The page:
Shop Towel Rule
The new administration is rethinking the approach that sought to preserve a limited exemption for recyclable shop towels from the definition of hazardous waste. Without a fast and effective response (TRSA submitted comments to the EPA on Aug. 13, 2009), every company engaged in laundering shop towels would have risked losing that business. An EPA risk analysis is due out shortly, but you should know TRSA will defend the shop towel rule with reasoned arguments.
TRSA is partnering with the EPA on LaundryESP, but now they must once again make sure that the agency does not impose inappropriate regulation and costs on our shop towel business. First, let me offer a little background. Early in the previous administration, the EPA took up the issue of whether industrial wipes (including reusable shop towels) should come under the disposal requirements of the 1976 Resource Conservation and Recovery Act (RCRA). TRSA and UTSA argued successfully at the time for an exclusion for reusable wipes from solid waste or hazardous waste rules because they are cleaned in commercial laundries – rather than deposited in landfills. The EPA approved the exclusion and included it in its proposed rule on disposable wipes that appeared in the Federal Register on Nov. 20, 2003.
We anticipated a final rule in the fall of 2004. However, on Aug. 13, 2004, four Democratic members of Congress, Sens. Barbara Boxer (CA) and Hillary Clinton (NY) and Reps. Rosa DeLauro (CT) and Hendry Waxman (CA) wrote the EPA complaining that more study of the issue was needed. EPA agreed to delay final action on the rule. In 2008, the EPA under President George W. Bush contracted with the consulting firm Science Applications International Corp. (SAIC) to conduct a risk assessment of the issues associated with the rule. The Bush administration took no further action on the rule. In January 2009, President Barack Obama took office, and soon after the EPA took a different approach and launched a second risk assessment of shop towels by a different consulting firm, RTI International. This study employed a complex statistical sampling method to weigh a number of issues, including the types of chemicals that are on reusable shop towels, the potential for exposure to potentially harmful chemicals, and evaluating whether shop towel sludge (the soil residue skimmed or filtered from wastewater and cleaning the towels) is going to lined or unlined landfills and the potential risk (in the latter case) of contamination of nearby groundwater resources. Following the release of the RTI study last year, the EPA set date of Dec. 28, 2009, for groups such as TRSA to comment on these finding. Given the depth of these two 500-page studies and the need to gather more information on shop towel use from our members, TRSA asked the EPA to extend the comment period. In mid-December, the agency granted our request and moved the filing date to Feb. 26.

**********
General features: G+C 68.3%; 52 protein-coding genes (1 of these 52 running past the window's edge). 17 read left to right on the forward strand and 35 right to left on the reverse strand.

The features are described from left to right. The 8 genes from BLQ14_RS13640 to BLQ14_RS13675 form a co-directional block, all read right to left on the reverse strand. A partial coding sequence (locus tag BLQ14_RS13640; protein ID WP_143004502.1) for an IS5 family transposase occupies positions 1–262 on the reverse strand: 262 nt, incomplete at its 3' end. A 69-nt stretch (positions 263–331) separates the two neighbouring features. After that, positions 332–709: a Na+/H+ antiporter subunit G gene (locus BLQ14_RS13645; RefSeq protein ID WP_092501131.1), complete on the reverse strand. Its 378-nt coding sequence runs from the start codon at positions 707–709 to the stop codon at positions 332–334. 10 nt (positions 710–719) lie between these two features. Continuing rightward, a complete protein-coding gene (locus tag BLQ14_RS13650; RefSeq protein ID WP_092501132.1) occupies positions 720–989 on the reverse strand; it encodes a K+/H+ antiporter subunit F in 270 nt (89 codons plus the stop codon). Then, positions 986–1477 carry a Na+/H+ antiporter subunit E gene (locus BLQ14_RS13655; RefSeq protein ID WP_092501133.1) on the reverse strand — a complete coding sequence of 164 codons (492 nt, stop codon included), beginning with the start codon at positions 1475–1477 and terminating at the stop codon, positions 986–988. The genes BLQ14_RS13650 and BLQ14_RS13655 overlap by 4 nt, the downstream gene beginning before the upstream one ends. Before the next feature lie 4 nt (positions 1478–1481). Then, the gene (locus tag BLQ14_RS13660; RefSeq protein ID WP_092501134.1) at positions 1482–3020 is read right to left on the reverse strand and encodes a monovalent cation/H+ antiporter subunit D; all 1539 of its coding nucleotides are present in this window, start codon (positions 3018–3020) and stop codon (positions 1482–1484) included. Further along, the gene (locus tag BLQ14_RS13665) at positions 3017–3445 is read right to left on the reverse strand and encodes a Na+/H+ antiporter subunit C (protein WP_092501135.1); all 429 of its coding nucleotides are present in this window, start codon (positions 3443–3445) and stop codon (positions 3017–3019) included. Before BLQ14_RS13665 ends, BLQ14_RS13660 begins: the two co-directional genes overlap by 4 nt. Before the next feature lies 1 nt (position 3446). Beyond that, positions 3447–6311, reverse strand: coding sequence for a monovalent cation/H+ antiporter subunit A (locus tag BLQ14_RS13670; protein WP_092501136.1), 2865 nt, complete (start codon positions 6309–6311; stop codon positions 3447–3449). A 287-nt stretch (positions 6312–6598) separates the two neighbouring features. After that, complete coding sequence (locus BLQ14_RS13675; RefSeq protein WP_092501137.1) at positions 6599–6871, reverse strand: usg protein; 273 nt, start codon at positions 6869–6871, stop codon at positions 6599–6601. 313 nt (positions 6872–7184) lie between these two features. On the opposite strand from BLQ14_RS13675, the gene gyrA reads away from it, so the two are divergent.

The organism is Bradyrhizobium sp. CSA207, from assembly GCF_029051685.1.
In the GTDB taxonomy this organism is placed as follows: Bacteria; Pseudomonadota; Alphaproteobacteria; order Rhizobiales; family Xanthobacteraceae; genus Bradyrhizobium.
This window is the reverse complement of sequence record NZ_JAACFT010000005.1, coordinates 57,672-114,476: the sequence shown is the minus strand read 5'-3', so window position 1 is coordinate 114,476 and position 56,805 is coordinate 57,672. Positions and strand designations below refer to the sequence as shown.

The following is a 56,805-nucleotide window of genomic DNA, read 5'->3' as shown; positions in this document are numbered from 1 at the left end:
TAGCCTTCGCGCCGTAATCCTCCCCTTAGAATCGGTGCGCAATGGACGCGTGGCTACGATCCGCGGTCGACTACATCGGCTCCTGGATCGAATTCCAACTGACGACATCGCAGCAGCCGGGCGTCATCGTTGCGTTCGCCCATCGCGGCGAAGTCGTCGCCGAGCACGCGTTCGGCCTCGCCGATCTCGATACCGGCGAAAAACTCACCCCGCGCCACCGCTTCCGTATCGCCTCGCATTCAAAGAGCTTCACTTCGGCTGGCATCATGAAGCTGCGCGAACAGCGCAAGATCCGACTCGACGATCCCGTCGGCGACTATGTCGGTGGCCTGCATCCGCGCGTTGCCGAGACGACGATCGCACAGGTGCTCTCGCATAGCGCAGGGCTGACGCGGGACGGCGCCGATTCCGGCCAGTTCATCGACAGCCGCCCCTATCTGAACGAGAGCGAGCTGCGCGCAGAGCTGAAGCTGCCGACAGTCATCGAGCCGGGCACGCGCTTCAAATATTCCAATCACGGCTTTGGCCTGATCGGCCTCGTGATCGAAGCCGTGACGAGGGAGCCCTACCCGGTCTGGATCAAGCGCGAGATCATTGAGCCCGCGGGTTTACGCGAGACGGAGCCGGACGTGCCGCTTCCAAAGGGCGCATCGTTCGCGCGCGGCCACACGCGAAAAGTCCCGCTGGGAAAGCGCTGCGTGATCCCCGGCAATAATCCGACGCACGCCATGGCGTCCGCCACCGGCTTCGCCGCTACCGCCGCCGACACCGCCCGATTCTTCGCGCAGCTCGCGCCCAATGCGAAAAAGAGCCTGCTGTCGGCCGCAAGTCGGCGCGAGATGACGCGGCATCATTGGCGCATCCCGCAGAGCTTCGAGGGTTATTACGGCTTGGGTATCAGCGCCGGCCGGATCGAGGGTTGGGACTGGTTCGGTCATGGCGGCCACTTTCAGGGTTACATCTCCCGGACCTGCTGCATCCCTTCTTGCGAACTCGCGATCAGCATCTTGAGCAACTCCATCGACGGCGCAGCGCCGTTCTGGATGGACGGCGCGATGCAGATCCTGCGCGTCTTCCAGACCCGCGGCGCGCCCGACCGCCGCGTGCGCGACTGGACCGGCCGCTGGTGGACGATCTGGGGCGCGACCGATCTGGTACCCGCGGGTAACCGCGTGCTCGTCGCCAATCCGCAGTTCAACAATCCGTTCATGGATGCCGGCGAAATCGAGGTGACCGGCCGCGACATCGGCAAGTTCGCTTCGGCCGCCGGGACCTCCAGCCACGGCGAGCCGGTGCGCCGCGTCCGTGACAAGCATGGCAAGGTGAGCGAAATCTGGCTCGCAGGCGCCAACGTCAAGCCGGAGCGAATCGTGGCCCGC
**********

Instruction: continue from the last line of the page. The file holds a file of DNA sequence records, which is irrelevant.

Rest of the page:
TRSA now is mounting its response in defense of the exclusion of shop towels from solid waste/hazardous waste rules. To strengthen our case, we recently sent a survey to all companies processing shop towels to gather up-to-date data on a number of factors, including the mix of textile products processed in these plants, sludge disposal methods (i.e., lined vs. unlined landfill use), the types of chemicals in sludge, and the quantities of water used for processing. TRSA believes they can provide compelling data showing that these studies rely on outdated information and don’t reflect current practices. To help prepare our EPA response, TRSA has tapped Dr. Ron Sahu, and environmental consultant with 15 years’ experience in environmental, chemical and mechanical engineering. Dr. Sahu is working with TRSA’s environmental counsel at the Washington DC law firm of Kelley, Drye to help with their response.